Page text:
In the Fourth Congressional District, liberal Barney Frank '61 faces conservative Waltham Mayor Arthur Clark in the Democratic primary. Next door, in the Fifth District, incumbent liberal Rep. James Shannon faces the more conservative Robert Hatem.
But in both races, there is a third name at least as prominent--Humberto Cardinal Medeiros, archbishop of Boston. Although Medeiros has been silent on most social issues, he said in a letter read in many area parishes Sunday supporters of Shannon or Frank--who favor Medicaid funding for abortions--"cannot separate themselves totally from that guilt which accompanies this horrendous crime and deadly sin.
"If you are for true human freedom and for life," the letter stated, "you will follow your conscience when you vote, and you will vote to save our children, born and unborn."
For Shannon, and perhaps for Frank, that letter may be the difference between a tight win and a close loss.
Shannon's Fifth District encompasses the more liberal Lexington and Concord but curves out westward to include more conservative working-class cities like Lowell and Lawrence. Nearly three-quarters of the district is Roman Catholic, and most parishes either read or posted the letter at Sunday services.
What's more, Shannon is already in trouble. Hatem has mounted a strong conservative campaign, and Shannon has failed to consolidate the support that earned him an upset in the primary two years ago. Shannon can't afford to argue with the Church--his only reaction has been a grimace and a "no comment."
But the outspoken Frank has been less hesitant. Although he refused to criticize Medeiros, he labeled the words of another cleric--Msgr. Leo J. Battista--as "deliberate and systematic misstatements."
Speaking on the eve of Rosh Hashana, when Frank--who is Jewish--could not respond, Battista accused the longtime state representative of trying to legalize prostitution and allow X-rated films on television.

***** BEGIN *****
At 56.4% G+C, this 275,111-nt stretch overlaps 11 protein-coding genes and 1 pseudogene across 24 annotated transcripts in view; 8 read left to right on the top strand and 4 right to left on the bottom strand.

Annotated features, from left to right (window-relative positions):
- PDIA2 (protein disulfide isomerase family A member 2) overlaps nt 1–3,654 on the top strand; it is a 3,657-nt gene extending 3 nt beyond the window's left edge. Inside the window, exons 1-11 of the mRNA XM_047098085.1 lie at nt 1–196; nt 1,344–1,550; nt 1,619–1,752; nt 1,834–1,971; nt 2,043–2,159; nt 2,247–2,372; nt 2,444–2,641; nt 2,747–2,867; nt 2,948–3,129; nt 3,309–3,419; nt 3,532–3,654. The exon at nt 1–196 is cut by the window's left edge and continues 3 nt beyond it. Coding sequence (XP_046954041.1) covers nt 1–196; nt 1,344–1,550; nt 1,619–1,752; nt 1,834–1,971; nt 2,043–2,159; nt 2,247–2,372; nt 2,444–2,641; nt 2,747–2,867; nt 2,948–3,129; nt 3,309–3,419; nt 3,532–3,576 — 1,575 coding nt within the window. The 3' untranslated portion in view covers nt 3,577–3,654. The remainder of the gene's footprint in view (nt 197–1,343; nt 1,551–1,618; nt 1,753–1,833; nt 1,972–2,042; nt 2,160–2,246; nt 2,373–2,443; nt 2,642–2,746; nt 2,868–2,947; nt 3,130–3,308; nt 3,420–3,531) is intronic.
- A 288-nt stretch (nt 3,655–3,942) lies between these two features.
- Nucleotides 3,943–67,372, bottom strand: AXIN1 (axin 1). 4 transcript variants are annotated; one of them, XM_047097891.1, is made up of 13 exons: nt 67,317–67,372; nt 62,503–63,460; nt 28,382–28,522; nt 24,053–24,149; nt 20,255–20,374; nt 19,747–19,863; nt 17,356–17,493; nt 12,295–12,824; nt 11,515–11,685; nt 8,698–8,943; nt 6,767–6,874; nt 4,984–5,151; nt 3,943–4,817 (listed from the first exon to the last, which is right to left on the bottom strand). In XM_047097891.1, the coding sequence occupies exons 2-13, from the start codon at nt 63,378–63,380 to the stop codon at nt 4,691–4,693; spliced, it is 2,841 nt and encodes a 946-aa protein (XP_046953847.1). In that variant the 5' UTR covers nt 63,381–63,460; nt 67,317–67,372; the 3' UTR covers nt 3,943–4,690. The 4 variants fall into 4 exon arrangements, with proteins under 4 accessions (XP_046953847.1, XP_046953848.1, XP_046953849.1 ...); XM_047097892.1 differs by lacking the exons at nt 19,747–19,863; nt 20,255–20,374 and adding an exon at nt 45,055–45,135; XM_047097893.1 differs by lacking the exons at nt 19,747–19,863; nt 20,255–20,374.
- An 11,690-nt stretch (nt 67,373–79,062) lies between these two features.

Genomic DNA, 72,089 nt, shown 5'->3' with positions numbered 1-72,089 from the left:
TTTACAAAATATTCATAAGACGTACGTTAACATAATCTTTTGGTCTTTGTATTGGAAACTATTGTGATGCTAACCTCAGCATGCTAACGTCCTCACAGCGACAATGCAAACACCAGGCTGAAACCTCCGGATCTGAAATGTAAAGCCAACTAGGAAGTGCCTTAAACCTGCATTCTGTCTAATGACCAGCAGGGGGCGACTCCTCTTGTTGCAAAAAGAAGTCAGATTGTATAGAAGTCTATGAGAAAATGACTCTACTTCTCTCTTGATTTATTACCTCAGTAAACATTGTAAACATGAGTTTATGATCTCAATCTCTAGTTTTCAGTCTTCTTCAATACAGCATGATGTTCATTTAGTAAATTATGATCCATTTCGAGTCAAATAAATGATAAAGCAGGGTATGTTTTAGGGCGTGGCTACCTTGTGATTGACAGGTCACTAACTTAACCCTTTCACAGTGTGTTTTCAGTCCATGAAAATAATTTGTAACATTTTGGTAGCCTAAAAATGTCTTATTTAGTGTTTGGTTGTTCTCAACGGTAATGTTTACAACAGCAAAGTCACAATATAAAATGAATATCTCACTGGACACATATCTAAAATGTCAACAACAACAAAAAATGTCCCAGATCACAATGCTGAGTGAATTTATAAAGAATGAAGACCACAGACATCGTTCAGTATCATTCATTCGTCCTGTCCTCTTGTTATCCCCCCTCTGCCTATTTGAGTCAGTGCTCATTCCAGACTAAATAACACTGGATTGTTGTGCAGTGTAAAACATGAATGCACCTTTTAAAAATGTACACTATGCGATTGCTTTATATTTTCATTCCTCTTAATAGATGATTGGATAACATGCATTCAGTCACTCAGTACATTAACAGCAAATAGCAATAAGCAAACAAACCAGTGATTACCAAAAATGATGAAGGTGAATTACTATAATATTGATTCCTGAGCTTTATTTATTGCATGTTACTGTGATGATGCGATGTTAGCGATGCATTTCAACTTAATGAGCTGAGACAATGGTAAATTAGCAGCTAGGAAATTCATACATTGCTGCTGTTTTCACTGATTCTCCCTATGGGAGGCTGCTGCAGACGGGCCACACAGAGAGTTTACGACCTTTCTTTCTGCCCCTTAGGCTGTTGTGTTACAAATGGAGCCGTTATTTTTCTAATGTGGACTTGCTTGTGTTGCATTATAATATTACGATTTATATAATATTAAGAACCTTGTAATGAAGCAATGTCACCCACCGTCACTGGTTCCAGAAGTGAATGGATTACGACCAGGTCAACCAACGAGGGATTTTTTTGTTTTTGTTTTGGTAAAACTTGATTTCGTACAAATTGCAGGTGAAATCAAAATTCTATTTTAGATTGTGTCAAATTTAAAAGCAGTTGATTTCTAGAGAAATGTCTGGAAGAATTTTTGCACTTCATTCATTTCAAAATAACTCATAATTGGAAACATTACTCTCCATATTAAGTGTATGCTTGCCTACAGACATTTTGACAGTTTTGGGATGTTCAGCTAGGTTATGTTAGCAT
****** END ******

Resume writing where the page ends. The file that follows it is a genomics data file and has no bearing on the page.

Already dubbed "the moral equivalent of the Yom Kippur War" by Frank supporters, the Battista attack and the Medeiros letter could help Frank.
The attacks seem likely to bring reluctant liberals behind Frank. For months his chances have appeared grim, mostly because wealthy, left-leaning constituencies in Newton and Brookline have viewed him as a carpetbagger.
Frank, who moved to the district for the election, persuaded David Mofenson, the other--and only native--liberal in the race, to drop out a few weeks ago. But many Mofenson supporters were less than enthusiastic about backing the chubby Back Bay legislator. "The letter may be just what we need to remind people of the alternatives," one Frank backer in Newton said yesterday.
The furor also brought Sen. Edward M. Kennedy '54 (D-Mass.) to each district late last week. Kennedy--who has a strong Catholic following--urged voters to "reject the politics of negativism" and repeated his support for Frank and Shannon.
And Rep. Robert Drinan (D-Mass.), forced to give up his political career by a Vatican edict earlier this year, continued to stump for Frank as his successor, pointedly ignoring the Medeiros letter.
But for many voters in the two districts, the unusual ecclesiastical intervention may swing their votes to Clark and Hatem. "When the votes are counted tomorrow night, we'll know two things: how many people will go out of their way to do what the Catholic Church says, and how many will go out of their way to do the opposite," one Clark campaigner said yesterday.
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